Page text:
Against public marriage proposals

I’m a bit mixed on the notion of marriage. There’s a lot tangled up in that word: The legalities, how every legal system in the world (that I’m aware of) privileges a spouse over an acquaintance in multiple sectors of society, how estates can be combined or divided, how taxation can be collected as an entity rather than individuals. But there’s also the ceremony, how some folks spend an absurd amount on their wedding, something which I find difficult to stomach knowing how many resources are out there just barely scraping by who fill vital community functions.

Today, I’ll just signal boost one particular position–public marriage proposals are a shitty idea.

Recently, I had the abject misfortune to find myself part of a captive audience to a public proposal. I veered between burning mortification, obsessive checking that the woman was in fact definitely happy about this, and fury because I really needed a wee and this public proposal was going on right in front of my route to the toilet.

Public proposals have been discussed a lot in feminist circles, often viewed as coerciverooted in insecurity, and not giving the person being proposed to a decent chance to say no. In short, they’re not romantic, they’re manipulative. This additional social pressure, with all eyes on you, makes it incredibly difficult to refuse, especially if the relationship you’re in already has overtones of coercive control. If you’re on TV, on a crowded street, on a packed aeroplane, you know that everyone is expecting you to say “yes” so everyone can feel good–and for women in particular this is the sort of situation where we’re socialised to avoid letting everyone down.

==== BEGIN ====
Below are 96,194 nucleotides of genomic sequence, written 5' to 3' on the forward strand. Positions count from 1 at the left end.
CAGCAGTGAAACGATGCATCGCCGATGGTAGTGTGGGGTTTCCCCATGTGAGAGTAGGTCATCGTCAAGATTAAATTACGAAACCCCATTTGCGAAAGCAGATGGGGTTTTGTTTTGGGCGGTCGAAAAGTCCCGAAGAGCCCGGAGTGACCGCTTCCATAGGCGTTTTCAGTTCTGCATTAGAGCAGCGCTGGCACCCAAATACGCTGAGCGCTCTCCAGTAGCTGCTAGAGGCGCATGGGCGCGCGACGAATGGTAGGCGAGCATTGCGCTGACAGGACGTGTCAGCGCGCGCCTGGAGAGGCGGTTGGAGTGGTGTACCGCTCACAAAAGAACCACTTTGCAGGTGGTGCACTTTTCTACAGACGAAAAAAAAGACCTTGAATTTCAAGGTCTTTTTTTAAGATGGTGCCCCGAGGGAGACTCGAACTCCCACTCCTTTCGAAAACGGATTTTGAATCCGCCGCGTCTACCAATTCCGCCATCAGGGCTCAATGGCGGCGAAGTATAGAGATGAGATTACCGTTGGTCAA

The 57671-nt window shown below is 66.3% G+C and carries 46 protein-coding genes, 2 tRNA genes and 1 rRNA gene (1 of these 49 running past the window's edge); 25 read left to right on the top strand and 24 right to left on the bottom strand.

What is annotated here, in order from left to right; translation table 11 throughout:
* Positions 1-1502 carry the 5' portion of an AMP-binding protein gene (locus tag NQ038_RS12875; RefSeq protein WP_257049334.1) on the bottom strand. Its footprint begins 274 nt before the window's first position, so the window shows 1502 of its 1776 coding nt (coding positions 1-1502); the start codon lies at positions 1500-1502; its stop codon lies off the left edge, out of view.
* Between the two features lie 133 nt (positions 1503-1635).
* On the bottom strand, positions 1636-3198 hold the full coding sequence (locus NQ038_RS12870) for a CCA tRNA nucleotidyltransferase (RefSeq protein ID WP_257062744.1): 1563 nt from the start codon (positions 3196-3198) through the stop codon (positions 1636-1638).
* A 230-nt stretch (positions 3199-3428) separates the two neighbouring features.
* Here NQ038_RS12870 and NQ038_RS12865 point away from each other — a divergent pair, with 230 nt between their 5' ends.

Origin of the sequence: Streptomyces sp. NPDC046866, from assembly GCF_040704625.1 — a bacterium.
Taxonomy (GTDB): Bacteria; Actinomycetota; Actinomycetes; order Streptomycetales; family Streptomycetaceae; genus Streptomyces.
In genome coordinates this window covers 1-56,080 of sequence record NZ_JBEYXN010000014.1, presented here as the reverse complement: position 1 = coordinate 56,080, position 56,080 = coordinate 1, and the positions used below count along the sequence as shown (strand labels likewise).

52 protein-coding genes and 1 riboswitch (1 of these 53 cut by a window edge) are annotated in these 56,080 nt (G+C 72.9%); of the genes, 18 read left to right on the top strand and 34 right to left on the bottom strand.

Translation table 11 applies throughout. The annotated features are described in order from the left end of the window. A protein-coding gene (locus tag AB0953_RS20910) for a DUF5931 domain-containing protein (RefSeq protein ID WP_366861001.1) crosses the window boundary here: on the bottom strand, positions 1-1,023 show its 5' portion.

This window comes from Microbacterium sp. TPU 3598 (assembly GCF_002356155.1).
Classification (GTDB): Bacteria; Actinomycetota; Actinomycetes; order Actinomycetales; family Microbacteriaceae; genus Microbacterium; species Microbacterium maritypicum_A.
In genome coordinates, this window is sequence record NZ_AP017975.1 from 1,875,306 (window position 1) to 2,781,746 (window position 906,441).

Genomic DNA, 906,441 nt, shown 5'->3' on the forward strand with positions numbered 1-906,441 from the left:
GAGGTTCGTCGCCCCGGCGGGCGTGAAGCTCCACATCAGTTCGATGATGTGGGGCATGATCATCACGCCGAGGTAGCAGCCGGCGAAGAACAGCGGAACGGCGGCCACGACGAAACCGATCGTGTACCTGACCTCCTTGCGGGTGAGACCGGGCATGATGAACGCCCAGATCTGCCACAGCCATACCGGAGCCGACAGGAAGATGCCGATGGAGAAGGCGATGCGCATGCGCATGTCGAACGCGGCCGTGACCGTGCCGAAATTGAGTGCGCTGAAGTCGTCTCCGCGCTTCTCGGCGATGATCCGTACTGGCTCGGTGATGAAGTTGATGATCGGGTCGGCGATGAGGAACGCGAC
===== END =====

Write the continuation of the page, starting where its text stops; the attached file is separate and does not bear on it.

And of course, it’s almost always women being proposed to by men. You may have the odd same-sex couple or woman proposing to a man, and these are so remarkable they appear all over the bloody news (thus furthering the pressure).

Public proposals are, in short, dire. I don’t believe in carceral measures for massive social problems, but if I did, I’d make public proposals punishable by death.

(I gather from the rest of the blag that Stavvers is mostly joking.)

However, what I want to talk about is wider: the notion of the proposal itself. This, too, is unnecessary and actually rather weird when we drill down into it. Many couples, when deciding to get married, deploy the following format: one partner “pops the question” to the other, with a little bit of pomp and ceremony, perhaps kneeling and a bit of jewellery. The words uttered are usually a variation on the theme of “will you marry me?”, and the proposee will then say either yes or no.

Getting married is a major life decision, and yet it is the only major life decision I can think of which involves a bizarre ritual in making the decision. We do not buy a ring while figuring out whether to go to university or not. We do not book a fancy restaurant to have a think about buying a house. We do not get down on one knee when deciding if we want to have children. We do not put a cute little question in a fortune cookie when working through the various treatment options for an illness.